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Leading Queen Mary people named as London’s most influential

8 October 2019

Numerous Queen Mary academics, alumni and students, from across the University’s schools and institutions, have been recognised as London’s most influential people, in the Evening Standard’s 2019 Progress 1000 list.

The Progress 1000 list serves to spotlight and celebrate the most influential individuals in London leading the way and making positive change within their field of expertise. Progress 1000 is about collectively recognising those who have made an impact and pushed on the agenda.

Queen Mary’s most influential

Professor of Paediatric Respiratory & Environmental Medicine, Professor Jonathan Grigg Blizard Institute

Professor Grigg has worked extensively on asthma, and highlighting the dangers of toxic air to children.

Professor Grigg said: “Obviously I am pleased to be included in this list alongside some illustrious peers in healthcare and medical research. I think that it is also a tribute to the work and commitment of my research team and clinical colleagues. We would all hope that it raises the profile of issues around the toxic air being breathed by many of our children.”

Director of Barts Cancer Institute, Professor Nick Lemoine Barts Cancer Institute

Professor Lemoine has led trials using immunotherapy to tackle the development of oncolytic virotherapy as well as genomics and molecular pathology of pancreatic cancer, the deadliest common cancer.

Professor Lemoine said: “I am humbled to be singled out amongst all the brilliant scientists and clinicians in the Barts Cancer Institute working to develop the new therapies and diagnostics that will radically improve outcomes for cancer patients in London and beyond.”

Professor of Inflammatory Bowel Disease, Professor James Lindsay Blizard Institute

Professor Lindsay has worked on trialling stem cell transplants to grow a new immune system for people with untreatable Crohn’s disease.

Professor Lindsay said: “I am delighted that our work on autologous stem cell transplantation for refractory Crohn’s disease has been recognised by the Evening Standard, and I am honoured to be named amongst such illustrious company. Most of all I am humbled and inspired by our patients who live with the chronic symptoms of inflammatory bowel disease and the impact that this has on their daily life.”

London Trauma Director and Professor of Trauma Sciences, Professor Karim Brohi Blizard Institute

Professor Brohi is the director of London’s major trauma network and founded one of the first medical websites on the internet, trauma.org, providing open access trauma education to professionals around the world.

Professor Brohi said: “I am honoured to be named in this list – not least because it recognises the hard work of so many colleagues from a range of professions. All the disciplines and specialities at the Royal London Hospital's Major Trauma Centre work together to deliver amazing trauma care. I would also highlight the commitment and drive of my research team, and the amazing institutional commitment to trauma care, innovation and research from both the University and Barts Health.”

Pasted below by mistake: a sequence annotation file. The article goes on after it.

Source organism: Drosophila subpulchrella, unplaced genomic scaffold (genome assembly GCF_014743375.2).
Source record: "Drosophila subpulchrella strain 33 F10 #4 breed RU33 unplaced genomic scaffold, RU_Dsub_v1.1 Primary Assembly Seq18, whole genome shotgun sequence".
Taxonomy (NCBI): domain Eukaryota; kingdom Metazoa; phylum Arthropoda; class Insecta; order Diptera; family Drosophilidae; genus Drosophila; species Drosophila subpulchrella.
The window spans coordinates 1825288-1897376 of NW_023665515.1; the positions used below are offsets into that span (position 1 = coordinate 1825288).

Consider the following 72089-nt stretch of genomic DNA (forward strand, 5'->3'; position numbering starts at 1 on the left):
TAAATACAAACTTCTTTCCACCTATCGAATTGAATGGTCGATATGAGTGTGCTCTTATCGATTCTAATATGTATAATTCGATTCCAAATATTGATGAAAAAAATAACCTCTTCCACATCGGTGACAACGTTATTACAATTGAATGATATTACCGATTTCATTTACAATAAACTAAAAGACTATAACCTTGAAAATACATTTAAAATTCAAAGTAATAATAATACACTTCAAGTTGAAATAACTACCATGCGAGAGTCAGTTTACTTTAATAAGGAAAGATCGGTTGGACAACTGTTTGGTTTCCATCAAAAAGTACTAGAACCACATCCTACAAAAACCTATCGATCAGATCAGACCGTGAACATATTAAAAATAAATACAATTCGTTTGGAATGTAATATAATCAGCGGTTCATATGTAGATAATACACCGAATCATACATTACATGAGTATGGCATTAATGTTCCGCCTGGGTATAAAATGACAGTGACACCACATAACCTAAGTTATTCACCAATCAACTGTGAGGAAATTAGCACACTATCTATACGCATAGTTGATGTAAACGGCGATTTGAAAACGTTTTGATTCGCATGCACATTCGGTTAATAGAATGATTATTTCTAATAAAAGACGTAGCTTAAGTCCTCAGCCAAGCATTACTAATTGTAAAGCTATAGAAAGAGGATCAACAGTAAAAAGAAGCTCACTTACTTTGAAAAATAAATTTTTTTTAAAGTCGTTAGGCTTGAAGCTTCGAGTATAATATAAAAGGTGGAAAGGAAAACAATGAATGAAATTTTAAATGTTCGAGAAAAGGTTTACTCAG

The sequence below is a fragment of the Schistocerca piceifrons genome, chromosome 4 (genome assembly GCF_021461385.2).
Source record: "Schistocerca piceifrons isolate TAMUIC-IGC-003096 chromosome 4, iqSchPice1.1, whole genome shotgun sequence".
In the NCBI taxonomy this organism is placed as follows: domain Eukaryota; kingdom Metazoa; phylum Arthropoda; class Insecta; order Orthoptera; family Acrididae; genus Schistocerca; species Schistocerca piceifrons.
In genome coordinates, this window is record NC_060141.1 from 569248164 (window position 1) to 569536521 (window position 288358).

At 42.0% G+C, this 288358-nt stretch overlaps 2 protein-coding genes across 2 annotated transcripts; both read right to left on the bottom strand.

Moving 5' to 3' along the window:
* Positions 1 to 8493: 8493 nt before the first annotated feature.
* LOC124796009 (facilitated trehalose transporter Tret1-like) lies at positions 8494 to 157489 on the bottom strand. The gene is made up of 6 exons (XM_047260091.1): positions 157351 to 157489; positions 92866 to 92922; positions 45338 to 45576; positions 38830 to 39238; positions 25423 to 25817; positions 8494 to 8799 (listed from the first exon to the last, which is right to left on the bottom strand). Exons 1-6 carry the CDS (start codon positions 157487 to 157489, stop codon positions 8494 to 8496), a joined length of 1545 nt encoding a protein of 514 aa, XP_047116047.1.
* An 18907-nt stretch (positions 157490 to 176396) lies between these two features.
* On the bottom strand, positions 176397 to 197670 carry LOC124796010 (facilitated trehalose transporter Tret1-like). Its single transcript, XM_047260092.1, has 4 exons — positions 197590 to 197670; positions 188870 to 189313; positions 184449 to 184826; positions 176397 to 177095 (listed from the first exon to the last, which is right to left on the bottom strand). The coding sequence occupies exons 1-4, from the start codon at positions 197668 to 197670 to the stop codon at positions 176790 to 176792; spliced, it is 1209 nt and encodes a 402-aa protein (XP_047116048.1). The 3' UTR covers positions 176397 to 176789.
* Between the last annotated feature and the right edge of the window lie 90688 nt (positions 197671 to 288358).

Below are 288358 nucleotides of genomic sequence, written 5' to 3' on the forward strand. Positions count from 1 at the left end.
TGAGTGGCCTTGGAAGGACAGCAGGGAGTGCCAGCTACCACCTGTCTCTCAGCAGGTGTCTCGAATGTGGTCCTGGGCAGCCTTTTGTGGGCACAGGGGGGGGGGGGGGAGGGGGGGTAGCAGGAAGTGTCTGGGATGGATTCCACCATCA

PhD student, Mr Jan Fras School of Engineering and Materials Science

Mr Fras invented a child-sized robotic hand for youngsters who have lost a limb. The pneumatic ‘soft prosthetic’ hand, made from silicon, can grip objects more effectively than hard plastic models.

Influential Queen Mary alumni

Dawn Austwick, Chief Executive of the Big Lottery Fund Formerly CEO of the Esmee Fairbairn Foundation, North Londoner Austwick holds one of the biggest jobs in philanthropy.

Clare Woodman, CEO Morgan Stanley International Woodman was the first woman to run a major London investment bank, and is now over a year into the job. 

Martin Griffiths, NHS Clinical Director for Violent Crime Consultant trauma surgeon at the Royal London Hospital who was this year appointed as the NHS’s first clinical director for violent crime, leading efforts to deliver the public health approach to tackling the underlying factors driving the capital’s knife crime epidemic.

Dara Nasr, Managing Director Twitter UK The former Google executive joined the social network in 2012 to run its sales operation. As well as policing harassment on the platform, Nasr’s duties include liaising with brands to use Twitter for their marketing campaigns.

Professor Nick Jennings, Vice-provost of Imperial College London This AI expert is also responsible for the university’s research performance and was previously the Government’s Chief Scientific Adviser. 

Gavin Lewis, Distribution Chief Vanguard UK  Born in Tottenham to a single parent, Lewis is a key member of Diversity Project, launched to boost diversity among City money managers. He has championed the #talkaboutblack movement in City circles this year and is responsible for managing a $5.3 trillion fund.

More information:

See the full list of London’s 2019 most influential - Progress 1000